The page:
Yishai, Helena and Alfred were confined in the Warsaw ghetto with the rest of the city's Jews. Alfred's parents managed to have him smuggled out of the ghetto in late 1942 or early 1943. In his testimony given to the Institute of Contemporary Jewry, Alfred describes parting from his parents, a memory he carried with him always:
We were in some house, I don't know how we got there. It was a corner house whose windows looked onto the Aryan side. The house bordered on the ghetto wall. It was a brick wall with glass shards at the top. … A woman I didn't know came. Mother told me that she had been my nanny when I was a little boy, but I didn't remember her. They gave this woman two suitcases. … In one of them was a set of spoons and forks. … The second one was filled with watches and all kinds of other things. What exactly, and if they gave [her] money I don't know. Mother told me that the woman was taking me, and that they would join me in a few days.
Five-year-old Alfred left with the woman via the ghetto gate. His assumed Polish name was Morazowski. The woman, who was a Volksdeutsche (ethnic German) told the guards at the gate that he was her son, and they let her leave. Alfred recalls:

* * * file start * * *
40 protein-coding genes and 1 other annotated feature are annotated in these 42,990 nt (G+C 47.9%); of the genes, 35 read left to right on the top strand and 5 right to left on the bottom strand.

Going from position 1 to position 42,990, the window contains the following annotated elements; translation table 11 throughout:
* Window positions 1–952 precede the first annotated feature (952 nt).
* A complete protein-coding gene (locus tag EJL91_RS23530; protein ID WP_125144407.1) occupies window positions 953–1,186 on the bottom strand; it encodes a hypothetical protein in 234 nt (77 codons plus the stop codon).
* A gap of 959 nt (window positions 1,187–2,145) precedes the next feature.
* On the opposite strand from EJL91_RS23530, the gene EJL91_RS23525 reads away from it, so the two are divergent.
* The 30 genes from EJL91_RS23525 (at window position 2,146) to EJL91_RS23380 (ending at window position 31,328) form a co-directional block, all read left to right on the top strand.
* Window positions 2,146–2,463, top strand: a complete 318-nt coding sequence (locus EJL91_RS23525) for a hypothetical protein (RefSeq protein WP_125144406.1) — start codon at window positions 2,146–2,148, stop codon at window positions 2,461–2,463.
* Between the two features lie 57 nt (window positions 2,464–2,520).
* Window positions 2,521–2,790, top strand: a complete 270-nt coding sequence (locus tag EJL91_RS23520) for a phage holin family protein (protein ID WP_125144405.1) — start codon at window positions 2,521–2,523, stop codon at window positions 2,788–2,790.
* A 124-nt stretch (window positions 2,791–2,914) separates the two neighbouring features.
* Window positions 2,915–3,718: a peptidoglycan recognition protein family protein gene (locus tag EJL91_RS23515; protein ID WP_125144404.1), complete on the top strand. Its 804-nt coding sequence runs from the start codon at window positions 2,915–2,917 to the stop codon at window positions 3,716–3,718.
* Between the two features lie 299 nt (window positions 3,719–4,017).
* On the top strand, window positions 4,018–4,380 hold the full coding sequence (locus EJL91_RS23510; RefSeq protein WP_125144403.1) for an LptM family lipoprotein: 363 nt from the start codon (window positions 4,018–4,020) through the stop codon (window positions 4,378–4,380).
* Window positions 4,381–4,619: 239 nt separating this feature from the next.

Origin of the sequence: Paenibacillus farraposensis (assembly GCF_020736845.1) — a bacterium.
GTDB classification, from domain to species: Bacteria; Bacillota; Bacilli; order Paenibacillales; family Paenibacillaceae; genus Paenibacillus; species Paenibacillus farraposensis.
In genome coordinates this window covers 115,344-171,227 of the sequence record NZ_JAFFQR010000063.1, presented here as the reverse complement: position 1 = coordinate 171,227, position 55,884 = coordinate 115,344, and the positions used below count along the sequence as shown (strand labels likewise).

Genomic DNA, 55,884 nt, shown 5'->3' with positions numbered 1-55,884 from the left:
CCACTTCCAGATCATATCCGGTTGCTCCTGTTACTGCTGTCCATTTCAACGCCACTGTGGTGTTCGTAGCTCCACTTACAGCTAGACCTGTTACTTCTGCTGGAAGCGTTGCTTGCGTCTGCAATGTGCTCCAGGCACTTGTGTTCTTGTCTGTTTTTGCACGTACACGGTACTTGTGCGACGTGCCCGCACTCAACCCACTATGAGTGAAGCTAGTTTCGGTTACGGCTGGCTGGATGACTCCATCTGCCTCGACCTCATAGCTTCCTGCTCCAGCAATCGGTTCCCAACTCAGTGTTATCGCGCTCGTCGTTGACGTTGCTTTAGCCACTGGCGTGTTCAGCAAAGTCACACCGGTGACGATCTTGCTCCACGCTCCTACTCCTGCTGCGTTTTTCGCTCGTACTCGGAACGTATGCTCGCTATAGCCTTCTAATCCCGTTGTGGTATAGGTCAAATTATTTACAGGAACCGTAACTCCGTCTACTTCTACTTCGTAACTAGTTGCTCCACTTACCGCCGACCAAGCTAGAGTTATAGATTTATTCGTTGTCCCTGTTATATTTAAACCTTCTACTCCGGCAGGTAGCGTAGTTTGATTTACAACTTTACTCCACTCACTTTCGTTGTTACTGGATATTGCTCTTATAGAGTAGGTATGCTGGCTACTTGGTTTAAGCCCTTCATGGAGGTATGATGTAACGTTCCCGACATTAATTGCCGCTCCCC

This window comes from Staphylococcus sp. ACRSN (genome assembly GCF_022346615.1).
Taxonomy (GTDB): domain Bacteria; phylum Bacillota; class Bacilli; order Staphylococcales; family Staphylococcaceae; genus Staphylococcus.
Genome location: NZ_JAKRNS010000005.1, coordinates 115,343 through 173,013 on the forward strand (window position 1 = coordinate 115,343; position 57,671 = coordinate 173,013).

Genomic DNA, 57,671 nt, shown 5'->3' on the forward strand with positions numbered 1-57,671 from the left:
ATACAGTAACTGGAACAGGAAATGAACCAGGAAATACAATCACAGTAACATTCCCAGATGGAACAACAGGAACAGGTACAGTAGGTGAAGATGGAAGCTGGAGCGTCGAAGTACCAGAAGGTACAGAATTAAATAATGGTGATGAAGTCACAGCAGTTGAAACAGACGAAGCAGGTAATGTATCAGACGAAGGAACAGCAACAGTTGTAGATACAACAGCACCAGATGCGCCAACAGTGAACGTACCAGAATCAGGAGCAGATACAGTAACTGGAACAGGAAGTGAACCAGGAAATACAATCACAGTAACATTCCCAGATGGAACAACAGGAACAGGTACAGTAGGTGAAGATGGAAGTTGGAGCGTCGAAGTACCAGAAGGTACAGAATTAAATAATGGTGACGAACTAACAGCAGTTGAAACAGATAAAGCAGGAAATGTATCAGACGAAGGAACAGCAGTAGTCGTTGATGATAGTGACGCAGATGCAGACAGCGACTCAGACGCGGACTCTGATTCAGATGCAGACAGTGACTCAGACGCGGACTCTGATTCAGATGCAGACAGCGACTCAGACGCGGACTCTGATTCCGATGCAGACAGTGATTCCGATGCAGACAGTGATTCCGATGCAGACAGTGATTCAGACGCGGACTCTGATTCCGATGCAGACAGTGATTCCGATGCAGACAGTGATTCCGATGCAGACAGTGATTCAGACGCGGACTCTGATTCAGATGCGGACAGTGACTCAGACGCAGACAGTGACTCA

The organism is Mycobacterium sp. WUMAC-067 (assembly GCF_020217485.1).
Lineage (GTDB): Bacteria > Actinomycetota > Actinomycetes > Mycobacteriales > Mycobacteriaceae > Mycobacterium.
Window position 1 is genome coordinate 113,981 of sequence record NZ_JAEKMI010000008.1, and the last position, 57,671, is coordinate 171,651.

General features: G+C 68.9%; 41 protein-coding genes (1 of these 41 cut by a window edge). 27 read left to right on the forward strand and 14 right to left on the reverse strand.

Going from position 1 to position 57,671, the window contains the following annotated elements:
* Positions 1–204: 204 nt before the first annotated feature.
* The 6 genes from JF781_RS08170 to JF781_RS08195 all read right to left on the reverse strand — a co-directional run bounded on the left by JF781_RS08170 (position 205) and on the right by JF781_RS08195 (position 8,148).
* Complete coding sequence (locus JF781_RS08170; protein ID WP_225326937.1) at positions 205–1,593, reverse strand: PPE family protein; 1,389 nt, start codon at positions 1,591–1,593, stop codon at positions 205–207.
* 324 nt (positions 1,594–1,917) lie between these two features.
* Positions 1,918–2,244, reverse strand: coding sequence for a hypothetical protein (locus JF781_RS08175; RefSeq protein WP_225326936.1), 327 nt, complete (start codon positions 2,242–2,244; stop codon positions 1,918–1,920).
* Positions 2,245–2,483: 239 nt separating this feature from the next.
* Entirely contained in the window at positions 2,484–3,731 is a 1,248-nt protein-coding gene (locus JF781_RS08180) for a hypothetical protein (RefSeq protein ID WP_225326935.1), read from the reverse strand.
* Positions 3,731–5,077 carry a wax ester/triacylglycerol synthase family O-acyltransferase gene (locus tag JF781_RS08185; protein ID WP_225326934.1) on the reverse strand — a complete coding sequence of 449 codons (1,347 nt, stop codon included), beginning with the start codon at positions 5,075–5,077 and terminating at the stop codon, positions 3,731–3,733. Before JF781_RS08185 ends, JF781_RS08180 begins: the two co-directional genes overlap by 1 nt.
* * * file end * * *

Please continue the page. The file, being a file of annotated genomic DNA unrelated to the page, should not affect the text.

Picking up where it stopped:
Outwardly, I didn't look Jewish. I had blonde hair. My nose and eyes were not typically Jewish. I left, and as we walked in the street, I saw my mother at the window [on the ghetto side], looking. I wanted to wave to her but she [the woman] didn't let me, saying that there must be no sign of a connection between us. We passed the street corner and I never saw my parents again.
Alfred stayed with the woman for about six weeks. After that, she transferred him to a Polish family with a ten-year-old daughter and a seven-year-old son who bullied Alfred relentlessly. Alfred was repeatedly warned not to go near the window. Every time there was a knock at the door, he hid in a cupboard. Recalling his time with this family in April 1943, the period of the Warsaw Ghetto Uprising, Alfred says:
Suddenly I saw that burned pieces of paper were falling on the window ledge. One of the pieces wasn't entirely scorched, and there were letters on it. I knew how to read Polish; I didn't know how to read Hebrew, but those were probably Hebrew letters. … I turned around in the room, and heard the Polish woman telling a neighbor that now they were burning the Jews. After the woman went out, I went into the kitchen and asked her if it was true that they were burning the Jews. She told me that it wasn't true, they weren't burning everyone. … and that my parents would come to get me. … And after that the daughter came and because we were already on good terms, I asked her and she said, "They are burning all the Jews now, and your parents will not be coming. They're dead." I remember that I cried for several hours.